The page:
Detective Graham Waters (Don Cheadle) and his partner Ria (Jennifer Esposito) get into a car accident en route to investigate a murdered body found in a canyon overlooking Los Angeles. Ria is ready to snap necks but Graham explains "It's the sense of touch…I think we miss that sense of touch so much that we crash into each other just so we can feel something." He ain't kiddin'. Crash begins at the end after 24 hours that have not only irrevocably changed Graham's life but also the lives of several other L.A. denizens who have inadvertently collided with one another. We go back to the previous day and meet an angry Brentwood housewife (Sandra Bullock) and her D.A. husband (Brendan Fraser) who have their car stolen at gunpoint by two carjackers (Larenz Tate and Chris "Ludacris"
Bridges); a paranoid Persian store owner (Shaun Toub) who tangles with a kindly Mexican locksmith (Michael Pena); a rookie LAPD cop (Ryan Phillippe) and his veteran partner (Matt Dillon) who harass an affluent black couple (Terrence Howard and Thandie
Newton) and then later ironically save them in separate hair-raising incidents. Black and white victim and aggressor there doesn't seem to be a right or a wrong as things escalate and culminate. The only common thread is the fact that life is too short to be filled with fear and intolerance.
The all-star cast is nothing less than spectacular. Cheadle tops the list as the beleaguered detective who keeps people including his partner and sometimes lover Esposito at a distance making his inevitable speech about touch even more poignant. This Oscar-nominated actor has the unique gift of lifting a scene to a whole new level just by sitting in silence. Bullock steps out of her America's Sweetheart box for a little while and plays the bigoted but lonely housewife while Fraser plays her workaholic husband with stoic detachment. As the cops Dillon giving one of his better performance to date and Phillippe aptly represent the two sides of the same coin: the racist careworn veteran whose vulnerability is revealed in a subtle way and the idealistic newcomer whose anxiety-ridden day takes its toll in a tragic way. Howard and Newton also turn in superb performances as respectively a television director who hardly ever makes waves and his emotionally wounded wife who can't believe her husband won't fight for her. Most of the more comical moments if you can call them that are provided by Tate (A Man Apart) and Bridges who emerges as yet another rapper who can act. His diatribes about racial relations are spot on. And lastly Crash's most heartening moments come from Pena (TV's The Shield). One night to allay his young daughter's fears he creates an invisible cloak that will forever protect her from harm--only to see it put to the test. It just rips your heart right out of your chest.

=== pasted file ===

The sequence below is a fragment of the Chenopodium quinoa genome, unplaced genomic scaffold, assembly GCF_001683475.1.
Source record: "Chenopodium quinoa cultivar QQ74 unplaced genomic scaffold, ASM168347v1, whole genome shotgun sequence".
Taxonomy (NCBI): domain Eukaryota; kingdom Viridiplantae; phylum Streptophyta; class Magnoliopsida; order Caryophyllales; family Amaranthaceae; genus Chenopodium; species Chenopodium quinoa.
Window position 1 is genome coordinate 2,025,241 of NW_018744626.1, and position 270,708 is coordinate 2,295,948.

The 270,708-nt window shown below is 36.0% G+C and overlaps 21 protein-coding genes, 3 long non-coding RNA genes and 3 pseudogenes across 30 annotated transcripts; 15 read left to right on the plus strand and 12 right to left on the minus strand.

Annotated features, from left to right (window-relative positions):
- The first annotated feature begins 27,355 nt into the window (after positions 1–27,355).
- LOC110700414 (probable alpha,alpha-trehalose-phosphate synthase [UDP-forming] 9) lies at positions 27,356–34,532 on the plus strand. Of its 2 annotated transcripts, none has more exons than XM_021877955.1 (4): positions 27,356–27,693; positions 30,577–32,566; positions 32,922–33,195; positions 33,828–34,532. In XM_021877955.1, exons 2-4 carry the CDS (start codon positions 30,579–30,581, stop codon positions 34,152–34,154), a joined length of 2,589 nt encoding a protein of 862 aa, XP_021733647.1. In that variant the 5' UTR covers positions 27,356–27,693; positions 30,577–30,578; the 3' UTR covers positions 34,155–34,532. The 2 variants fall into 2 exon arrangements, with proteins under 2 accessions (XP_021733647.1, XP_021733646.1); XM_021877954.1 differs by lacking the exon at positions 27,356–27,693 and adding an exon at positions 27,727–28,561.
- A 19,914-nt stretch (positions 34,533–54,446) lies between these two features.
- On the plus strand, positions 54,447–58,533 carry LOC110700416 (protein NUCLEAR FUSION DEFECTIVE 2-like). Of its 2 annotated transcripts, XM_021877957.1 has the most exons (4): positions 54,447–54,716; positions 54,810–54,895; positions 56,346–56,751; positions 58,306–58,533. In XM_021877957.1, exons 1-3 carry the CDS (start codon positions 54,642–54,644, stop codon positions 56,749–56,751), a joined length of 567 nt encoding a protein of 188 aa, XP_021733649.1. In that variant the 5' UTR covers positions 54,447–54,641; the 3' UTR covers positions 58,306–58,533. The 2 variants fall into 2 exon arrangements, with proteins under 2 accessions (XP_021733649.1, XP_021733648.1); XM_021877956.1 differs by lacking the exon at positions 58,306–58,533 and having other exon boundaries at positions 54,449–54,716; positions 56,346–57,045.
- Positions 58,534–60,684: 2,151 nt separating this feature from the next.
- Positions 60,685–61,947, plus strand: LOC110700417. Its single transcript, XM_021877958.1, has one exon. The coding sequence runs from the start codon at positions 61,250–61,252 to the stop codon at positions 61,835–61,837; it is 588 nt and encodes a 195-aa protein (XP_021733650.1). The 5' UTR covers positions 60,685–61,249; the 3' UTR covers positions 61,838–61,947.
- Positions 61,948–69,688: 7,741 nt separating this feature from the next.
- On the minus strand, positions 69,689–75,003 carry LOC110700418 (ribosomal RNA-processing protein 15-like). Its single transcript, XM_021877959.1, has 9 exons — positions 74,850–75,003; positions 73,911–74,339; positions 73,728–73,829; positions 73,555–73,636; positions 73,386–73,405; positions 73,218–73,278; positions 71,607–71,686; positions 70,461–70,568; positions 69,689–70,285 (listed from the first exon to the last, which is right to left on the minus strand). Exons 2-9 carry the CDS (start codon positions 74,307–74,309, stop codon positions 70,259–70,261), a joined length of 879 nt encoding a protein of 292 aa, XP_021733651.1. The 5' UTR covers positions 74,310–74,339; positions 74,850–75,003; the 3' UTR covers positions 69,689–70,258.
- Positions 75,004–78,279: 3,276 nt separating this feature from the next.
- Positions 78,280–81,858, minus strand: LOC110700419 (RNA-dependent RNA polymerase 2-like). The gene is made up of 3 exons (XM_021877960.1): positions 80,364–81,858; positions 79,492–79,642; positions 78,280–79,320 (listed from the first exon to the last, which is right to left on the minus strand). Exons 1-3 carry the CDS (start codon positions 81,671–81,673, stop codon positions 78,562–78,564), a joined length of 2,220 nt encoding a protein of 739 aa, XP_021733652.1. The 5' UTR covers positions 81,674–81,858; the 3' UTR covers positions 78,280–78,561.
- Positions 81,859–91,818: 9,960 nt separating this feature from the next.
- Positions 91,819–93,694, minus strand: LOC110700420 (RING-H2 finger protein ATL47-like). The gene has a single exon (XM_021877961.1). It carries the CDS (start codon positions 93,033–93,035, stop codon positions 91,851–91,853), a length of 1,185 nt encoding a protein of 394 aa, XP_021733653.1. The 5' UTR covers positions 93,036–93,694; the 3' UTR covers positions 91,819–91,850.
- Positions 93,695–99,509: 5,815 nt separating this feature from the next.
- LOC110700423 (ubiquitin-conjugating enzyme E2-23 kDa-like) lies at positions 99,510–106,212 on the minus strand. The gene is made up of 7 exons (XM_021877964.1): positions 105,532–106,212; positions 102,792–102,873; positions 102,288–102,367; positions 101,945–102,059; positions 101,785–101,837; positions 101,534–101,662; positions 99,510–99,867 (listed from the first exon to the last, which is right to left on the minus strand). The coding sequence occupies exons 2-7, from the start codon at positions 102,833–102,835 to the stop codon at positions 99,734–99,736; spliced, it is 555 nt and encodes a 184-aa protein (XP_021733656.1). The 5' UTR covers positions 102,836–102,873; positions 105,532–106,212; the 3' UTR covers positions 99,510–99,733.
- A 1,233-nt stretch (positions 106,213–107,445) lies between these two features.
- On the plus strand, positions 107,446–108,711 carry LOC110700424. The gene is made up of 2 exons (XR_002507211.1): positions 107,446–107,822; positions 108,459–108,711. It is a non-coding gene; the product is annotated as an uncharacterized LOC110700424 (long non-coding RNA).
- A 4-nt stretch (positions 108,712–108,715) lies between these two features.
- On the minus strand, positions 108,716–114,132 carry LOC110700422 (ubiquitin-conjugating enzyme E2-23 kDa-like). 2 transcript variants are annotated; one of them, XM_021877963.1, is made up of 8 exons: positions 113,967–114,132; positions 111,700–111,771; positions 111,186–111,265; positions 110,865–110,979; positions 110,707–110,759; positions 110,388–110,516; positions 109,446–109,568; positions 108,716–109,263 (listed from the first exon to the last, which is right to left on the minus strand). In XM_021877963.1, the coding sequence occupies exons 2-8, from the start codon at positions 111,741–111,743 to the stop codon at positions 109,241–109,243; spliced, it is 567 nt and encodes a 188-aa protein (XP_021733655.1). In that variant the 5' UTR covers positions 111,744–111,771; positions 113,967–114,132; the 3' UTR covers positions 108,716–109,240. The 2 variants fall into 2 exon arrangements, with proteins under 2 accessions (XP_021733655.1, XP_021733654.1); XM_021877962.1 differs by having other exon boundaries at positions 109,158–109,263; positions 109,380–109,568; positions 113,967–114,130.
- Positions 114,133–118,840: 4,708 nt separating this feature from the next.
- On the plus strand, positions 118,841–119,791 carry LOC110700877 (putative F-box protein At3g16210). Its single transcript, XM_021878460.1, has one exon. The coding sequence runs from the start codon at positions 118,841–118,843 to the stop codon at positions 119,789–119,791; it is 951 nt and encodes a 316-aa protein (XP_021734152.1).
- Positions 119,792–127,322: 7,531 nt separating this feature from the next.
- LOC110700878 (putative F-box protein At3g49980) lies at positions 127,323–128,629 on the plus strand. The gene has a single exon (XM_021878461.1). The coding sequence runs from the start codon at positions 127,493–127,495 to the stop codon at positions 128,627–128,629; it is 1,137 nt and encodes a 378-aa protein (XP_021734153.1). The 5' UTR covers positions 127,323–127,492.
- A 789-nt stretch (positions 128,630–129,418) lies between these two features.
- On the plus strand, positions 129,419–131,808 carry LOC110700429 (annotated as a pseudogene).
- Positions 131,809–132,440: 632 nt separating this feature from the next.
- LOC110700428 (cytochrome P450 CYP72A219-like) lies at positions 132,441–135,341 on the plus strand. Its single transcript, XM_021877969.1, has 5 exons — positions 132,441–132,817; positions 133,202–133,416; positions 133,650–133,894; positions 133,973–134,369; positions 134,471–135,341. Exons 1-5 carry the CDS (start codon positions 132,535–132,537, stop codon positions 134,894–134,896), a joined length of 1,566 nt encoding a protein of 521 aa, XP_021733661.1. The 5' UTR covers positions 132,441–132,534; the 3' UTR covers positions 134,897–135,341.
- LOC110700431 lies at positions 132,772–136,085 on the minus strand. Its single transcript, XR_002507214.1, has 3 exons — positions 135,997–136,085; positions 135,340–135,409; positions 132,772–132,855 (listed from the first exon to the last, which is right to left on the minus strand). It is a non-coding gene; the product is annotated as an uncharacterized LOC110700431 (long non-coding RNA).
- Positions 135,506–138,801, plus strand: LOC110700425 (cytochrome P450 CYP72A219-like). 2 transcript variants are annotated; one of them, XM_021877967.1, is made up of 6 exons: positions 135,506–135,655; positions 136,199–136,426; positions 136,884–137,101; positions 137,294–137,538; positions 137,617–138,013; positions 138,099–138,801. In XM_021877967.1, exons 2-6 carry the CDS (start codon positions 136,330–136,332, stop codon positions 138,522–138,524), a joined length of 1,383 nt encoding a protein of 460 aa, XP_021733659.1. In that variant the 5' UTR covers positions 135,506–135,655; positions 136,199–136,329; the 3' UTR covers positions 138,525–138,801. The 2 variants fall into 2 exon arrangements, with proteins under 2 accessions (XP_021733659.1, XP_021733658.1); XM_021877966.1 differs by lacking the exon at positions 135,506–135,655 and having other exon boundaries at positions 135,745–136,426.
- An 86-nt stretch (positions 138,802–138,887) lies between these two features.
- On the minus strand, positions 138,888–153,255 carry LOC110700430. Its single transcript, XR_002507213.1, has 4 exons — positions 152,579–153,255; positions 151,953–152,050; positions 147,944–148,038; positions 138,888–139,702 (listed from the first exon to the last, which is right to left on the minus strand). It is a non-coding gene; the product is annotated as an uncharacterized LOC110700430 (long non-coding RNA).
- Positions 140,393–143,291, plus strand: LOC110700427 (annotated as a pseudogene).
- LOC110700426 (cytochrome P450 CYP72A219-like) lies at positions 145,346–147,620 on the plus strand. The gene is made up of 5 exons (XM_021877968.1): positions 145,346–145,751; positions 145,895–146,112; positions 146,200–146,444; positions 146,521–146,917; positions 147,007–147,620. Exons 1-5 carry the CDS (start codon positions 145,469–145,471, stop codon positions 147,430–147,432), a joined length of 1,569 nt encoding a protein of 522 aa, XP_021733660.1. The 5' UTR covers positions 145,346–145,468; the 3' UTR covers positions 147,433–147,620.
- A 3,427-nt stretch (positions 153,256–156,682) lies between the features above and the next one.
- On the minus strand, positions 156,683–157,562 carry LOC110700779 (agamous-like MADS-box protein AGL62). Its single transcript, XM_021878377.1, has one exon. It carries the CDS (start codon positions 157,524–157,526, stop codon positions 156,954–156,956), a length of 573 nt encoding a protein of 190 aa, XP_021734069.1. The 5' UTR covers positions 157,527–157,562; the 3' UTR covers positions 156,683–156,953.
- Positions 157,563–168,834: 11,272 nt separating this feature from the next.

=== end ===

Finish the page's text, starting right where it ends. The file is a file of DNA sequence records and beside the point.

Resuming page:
Television writer Paul Haggis who makes his directorial feature debut with Crash says his "aim with this film is to explore how intolerance is a collective problem." He should know. Living in Los Angeles he and his wife were once carjacked at gunpoint. Luckily no one was hurt but that one fateful night forced him out of complacency. Suddenly he wasn't immune. But more importantly he began thinking about who these carjackers were what kind of lives they lead--and Crash was born. Los Angeles is the perfect setting as the characters move around independently in their cars and in their homes. This insulated atmosphere only heightens the tension in the film. Real danger lurks on every frame--even in the lighter moments--and it's so gut-wrenching at times it's hard to watch. But just when you are certain some tragedy is about to occur Crash switches gears and surprises you. Of course films of this nature--such as Grand Canyon and Boyz N The Hood which do everything possible to get you to think and react--can also come off a tad preachy at times. In Crash's case it's a sermon we ought to listen to. You'll be hard pressed not to recognize at least to some degree a small part of yourself up there on screen.